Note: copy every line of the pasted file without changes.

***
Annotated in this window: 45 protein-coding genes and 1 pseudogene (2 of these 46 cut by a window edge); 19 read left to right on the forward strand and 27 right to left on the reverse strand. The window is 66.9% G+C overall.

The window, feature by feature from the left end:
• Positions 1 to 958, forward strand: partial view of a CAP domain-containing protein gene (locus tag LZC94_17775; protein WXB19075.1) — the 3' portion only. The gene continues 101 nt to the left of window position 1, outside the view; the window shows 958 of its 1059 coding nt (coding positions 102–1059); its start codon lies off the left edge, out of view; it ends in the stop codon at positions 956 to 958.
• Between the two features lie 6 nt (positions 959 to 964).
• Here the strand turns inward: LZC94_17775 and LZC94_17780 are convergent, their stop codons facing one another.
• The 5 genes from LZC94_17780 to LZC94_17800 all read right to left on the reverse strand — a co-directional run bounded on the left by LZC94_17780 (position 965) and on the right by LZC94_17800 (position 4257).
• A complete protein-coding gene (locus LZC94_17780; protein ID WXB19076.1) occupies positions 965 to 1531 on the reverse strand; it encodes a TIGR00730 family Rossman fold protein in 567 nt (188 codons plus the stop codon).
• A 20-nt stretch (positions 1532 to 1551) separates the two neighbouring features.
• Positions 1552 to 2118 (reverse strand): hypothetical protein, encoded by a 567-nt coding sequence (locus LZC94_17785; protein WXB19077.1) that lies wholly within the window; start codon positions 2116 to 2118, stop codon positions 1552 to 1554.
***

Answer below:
Annotated in this window: 45 protein-coding genes and 1 pseudogene (2 of these 46 cut by a window edge); 19 read left to right on the forward strand and 27 right to left on the reverse strand. The window is 66.9% G+C overall.

The window, feature by feature from the left end:
• Positions 1 to 958, forward strand: partial view of a CAP domain-containing protein gene (locus tag LZC94_17775; protein WXB19075.1) — the 3' portion only. The gene continues 101 nt to the left of window position 1, outside the view; the window shows 958 of its 1059 coding nt (coding positions 102–1059); its start codon lies off the left edge, out of view; it ends in the stop codon at positions 956 to 958.
• Between the two features lie 6 nt (positions 959 to 964).
• Here the strand turns inward: LZC94_17775 and LZC94_17780 are convergent, their stop codons facing one another.
• The 5 genes from LZC94_17780 to LZC94_17800 all read right to left on the reverse strand — a co-directional run bounded on the left by LZC94_17780 (position 965) and on the right by LZC94_17800 (position 4257).
• A complete protein-coding gene (locus LZC94_17780; protein ID WXB19076.1) occupies positions 965 to 1531 on the reverse strand; it encodes a TIGR00730 family Rossman fold protein in 567 nt (188 codons plus the stop codon).
• A 20-nt stretch (positions 1532 to 1551) separates the two neighbouring features.
• Positions 1552 to 2118 (reverse strand): hypothetical protein, encoded by a 567-nt coding sequence (locus LZC94_17785; protein WXB19077.1) that lies wholly within the window; start codon positions 2116 to 2118, stop codon positions 1552 to 1554.